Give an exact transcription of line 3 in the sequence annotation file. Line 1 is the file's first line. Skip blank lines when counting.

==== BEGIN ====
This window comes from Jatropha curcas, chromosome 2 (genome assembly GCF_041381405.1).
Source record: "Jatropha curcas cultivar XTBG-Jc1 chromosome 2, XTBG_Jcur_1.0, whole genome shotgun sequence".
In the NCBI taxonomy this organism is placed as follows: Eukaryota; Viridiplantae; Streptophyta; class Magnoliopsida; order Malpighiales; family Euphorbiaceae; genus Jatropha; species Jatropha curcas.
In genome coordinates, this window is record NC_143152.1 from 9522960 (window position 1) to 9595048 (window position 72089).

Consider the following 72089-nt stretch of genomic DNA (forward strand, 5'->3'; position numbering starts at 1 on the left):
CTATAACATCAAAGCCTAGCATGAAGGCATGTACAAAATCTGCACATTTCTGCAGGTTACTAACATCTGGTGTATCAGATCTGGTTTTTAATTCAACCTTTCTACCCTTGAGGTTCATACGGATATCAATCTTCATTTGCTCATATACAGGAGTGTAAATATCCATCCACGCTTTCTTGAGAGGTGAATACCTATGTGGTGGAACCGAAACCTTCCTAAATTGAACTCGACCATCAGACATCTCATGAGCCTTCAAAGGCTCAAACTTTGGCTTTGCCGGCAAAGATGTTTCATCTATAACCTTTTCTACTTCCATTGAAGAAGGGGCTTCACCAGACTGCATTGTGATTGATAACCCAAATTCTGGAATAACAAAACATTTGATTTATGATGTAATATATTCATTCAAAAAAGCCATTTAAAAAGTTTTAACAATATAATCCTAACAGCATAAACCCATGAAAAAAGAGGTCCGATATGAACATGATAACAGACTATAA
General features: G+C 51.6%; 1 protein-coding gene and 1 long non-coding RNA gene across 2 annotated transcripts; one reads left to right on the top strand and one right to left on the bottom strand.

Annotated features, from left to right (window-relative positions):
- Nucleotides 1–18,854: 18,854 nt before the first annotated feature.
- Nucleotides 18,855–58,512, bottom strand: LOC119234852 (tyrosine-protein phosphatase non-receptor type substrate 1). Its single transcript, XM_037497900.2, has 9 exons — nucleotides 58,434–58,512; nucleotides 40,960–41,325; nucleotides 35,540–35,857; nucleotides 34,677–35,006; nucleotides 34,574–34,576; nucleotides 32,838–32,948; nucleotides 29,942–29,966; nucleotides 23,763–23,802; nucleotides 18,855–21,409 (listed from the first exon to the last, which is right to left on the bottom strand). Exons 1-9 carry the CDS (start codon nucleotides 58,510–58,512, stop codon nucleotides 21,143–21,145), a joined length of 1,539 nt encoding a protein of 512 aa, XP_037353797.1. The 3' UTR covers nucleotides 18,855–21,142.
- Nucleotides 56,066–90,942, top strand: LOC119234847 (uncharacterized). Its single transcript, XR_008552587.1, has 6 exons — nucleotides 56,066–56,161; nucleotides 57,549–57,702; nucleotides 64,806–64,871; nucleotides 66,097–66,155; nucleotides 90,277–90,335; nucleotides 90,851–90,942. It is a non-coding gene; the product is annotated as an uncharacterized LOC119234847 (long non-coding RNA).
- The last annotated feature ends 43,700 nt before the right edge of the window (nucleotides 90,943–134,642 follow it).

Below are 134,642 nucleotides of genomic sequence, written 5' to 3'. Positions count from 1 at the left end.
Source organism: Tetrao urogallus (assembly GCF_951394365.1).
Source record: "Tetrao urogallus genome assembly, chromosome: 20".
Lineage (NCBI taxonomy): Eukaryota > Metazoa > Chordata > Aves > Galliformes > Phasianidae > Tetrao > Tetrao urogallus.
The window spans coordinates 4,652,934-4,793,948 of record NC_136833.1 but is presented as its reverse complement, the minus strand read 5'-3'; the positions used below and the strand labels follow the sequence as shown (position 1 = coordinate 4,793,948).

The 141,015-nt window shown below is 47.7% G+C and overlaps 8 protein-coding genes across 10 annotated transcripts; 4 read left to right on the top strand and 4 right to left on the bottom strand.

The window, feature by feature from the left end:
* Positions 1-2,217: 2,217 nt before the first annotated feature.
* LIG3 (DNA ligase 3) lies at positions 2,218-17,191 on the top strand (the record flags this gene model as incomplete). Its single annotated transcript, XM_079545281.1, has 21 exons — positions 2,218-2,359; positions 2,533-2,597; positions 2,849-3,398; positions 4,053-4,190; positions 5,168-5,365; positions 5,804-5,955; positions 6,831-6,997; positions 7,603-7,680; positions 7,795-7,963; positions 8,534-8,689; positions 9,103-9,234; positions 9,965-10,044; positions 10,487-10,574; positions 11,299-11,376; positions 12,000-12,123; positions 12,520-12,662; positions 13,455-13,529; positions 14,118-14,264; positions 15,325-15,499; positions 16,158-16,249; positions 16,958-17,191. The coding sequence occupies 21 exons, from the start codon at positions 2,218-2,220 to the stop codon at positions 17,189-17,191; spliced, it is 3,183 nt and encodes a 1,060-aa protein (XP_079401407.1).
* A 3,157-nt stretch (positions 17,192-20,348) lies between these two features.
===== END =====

In the NCBI taxonomy this organism is placed as follows: Eukaryota; Viridiplantae; Streptophyta; class Magnoliopsida; order Malpighiales; family Euphorbiaceae; genus Jatropha; species Jatropha curcas.